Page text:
At first glance, the decision by the Los Angeles Unified School District to have four different entities involved in the operation of Jordan High School seems like a recipe for chaos and another experiment being carried out against vulnerable inner city youngsters.

But after meeting principal Sherrie Williams and observing her down-to-earth, no nonsense manner and approach to what she is up against at this perpetually troubled high school, your concern is somewhat allayed.

There is no doubt that Jordan High has struggled academically in the last few years. According to Marshall Tuck, chief executive officer of the Partnership for Los Angeles Schools and leader of one of the entities helping to operate the new Jordan, the last straw for former Superintendent Ray Cortines was the fact that the school did not have the 95 percent of students taking the California Standards Tests required to qualify for the all-crucial Academic Performance Index Score (API).

Consequently, in January, after declaring an emergency and asking then-officials at the school to write a plan for a new direction, which he subsequently deemed lacking, Cortines installed a trustee at the Watts campus in February and then reached out to the Alliance for College Ready Schools, Green Dot Public Schools and the Partnership for Los Angeles Schools (PLAS), all charter organizations, to bring together all their resources to try to put a deep focus on turning Jordan around, explained Tuck.

The Alliance has subsequently scaled back its involvement. This is not the first time Jordan has been in the charter school arena. According to Aureliano Nava, the United Teachers of Los Angeles (UTLA) chapter chair at Jordan High, three years ago parents overwhelmingly voted to bring in a charter organization while teachers, by the slightest margin rejected the overtures of PLAS.

According to UTLA President Warren Fletcher, the union is challenging the district’s move in court, on the grounds that Cortines’ actions are illegal. The Public Employees Employment Relations Board has also filed suit and has a hearing date get in September.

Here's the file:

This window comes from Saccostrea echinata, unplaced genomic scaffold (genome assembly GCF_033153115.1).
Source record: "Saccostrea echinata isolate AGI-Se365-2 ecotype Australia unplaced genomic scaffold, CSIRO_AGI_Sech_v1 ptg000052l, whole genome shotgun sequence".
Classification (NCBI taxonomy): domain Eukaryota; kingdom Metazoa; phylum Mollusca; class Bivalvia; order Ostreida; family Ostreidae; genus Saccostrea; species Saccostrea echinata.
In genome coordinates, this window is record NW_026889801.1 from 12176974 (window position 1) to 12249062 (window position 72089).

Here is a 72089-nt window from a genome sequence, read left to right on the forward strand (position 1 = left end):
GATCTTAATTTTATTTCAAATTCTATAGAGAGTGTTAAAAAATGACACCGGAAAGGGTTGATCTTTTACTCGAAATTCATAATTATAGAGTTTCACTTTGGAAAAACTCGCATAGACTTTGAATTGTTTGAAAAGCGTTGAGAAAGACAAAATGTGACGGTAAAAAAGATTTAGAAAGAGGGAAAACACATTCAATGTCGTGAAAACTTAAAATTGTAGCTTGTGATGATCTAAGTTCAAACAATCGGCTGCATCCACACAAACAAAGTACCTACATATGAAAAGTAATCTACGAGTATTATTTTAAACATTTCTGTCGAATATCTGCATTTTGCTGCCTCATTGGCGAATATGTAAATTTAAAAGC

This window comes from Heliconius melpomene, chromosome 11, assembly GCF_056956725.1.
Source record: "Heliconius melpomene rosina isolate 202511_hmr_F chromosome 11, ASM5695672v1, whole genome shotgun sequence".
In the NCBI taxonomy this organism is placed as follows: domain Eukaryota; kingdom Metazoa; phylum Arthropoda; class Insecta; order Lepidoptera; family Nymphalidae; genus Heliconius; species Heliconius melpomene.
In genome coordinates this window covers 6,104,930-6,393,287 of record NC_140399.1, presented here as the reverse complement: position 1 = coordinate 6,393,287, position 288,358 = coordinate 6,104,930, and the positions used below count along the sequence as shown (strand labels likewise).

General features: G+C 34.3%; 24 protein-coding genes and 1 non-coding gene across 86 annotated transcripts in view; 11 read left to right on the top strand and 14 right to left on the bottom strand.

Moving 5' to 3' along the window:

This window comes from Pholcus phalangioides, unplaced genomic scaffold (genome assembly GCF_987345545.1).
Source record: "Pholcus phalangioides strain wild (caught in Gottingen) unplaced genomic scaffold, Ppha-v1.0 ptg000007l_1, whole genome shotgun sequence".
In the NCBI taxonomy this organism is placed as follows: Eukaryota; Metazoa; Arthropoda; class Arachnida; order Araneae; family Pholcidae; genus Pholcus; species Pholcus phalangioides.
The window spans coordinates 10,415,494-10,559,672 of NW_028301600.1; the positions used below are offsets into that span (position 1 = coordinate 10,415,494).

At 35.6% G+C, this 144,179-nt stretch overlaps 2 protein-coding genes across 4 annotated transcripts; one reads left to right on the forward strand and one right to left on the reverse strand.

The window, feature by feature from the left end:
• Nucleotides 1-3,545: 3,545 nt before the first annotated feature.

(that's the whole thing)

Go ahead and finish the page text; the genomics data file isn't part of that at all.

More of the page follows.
“For schools to convert to a charter, and Green Dot is a charter, there are two ways in law to accomplish that,” explained Fletcher. “One is through conversion by an action of the parents, and the other is conversion by action of teachers. Neither of those things happened at Jordan.”

And while UTLA has implored the district not to go ahead with the changes, because of the question of the legality of the move, Fletcher says LAUSD is doing something to Jordan students and parents it would not do in a suburb.

Now Jordan will be operated as two small schools of about 750 students each. One, controlled by the partnership will serve students in grades nine to 12, and the other will be run by Green Dot Schools and in the first year will work with students in grades nine to 11. The LAUSD overlays the whole thing and serves as the controlling entity of the common areas, and some administrative functions.

Despite the obvious old and new challenges, Williams is excited about the opportunity the change offers and has some very definite ideas about what is going to be needed.

“The first thing you have to do is establish expectations, build relationships and not bend. You’ve got to be consistent about what the expectations will be,” Williams explained. “You’ve got to change the culture.

Once you’ve set that in motion, Williams believes it’s critical to get parents on board, and she intends to put a level of accountability on them as well, by asking mothers and fathers not to expect the rules to be bent for their individual offspring.

While Williams has never been a secondary principal, she has worked in the Watts community for years at many of the feeder elementary schools for Jordan–99th Street, Ritter Elementary, 92nd Street–and has worked closely with the secondary principals in the area. She believes she understands the community. “Jordan is the hub of the community; this is the biggest part of many people’s lives.”

Another thing that excites Williams is what she is expecting to be able to do as principal of the Partnership’s school. Her school will focus on performing arts including graphic design, and offer sports. She is also planning to create a robust afterschool program and insure that community is included in celebrating the school’s successes.

And already, being in this partnership has given Williams the flexibility that LAUSD-controlled schools like the old Jordan lacked. In this case, she was able leap frog one of the key challenges deep inner city schools like Jordan typically face-staffing with quality employees.

“. . . I was able to give signing bonuses of $1,500 to $3,000, and I had over 200 applications. That’s why it’s taken so long to hire. I wanted to make sure I was getting good fits,” said Williams who added she only re-hired nine of the 85 teachers who previously worked at the school.

But Williams is no Pollyanna and knows the transformation will not happen overnight or even in a year. “This is a six- to eight-year process, but we will try to accelerate it . . . we want it to be part of a Watts renaissance. We want people to be proud to come to Jordan.”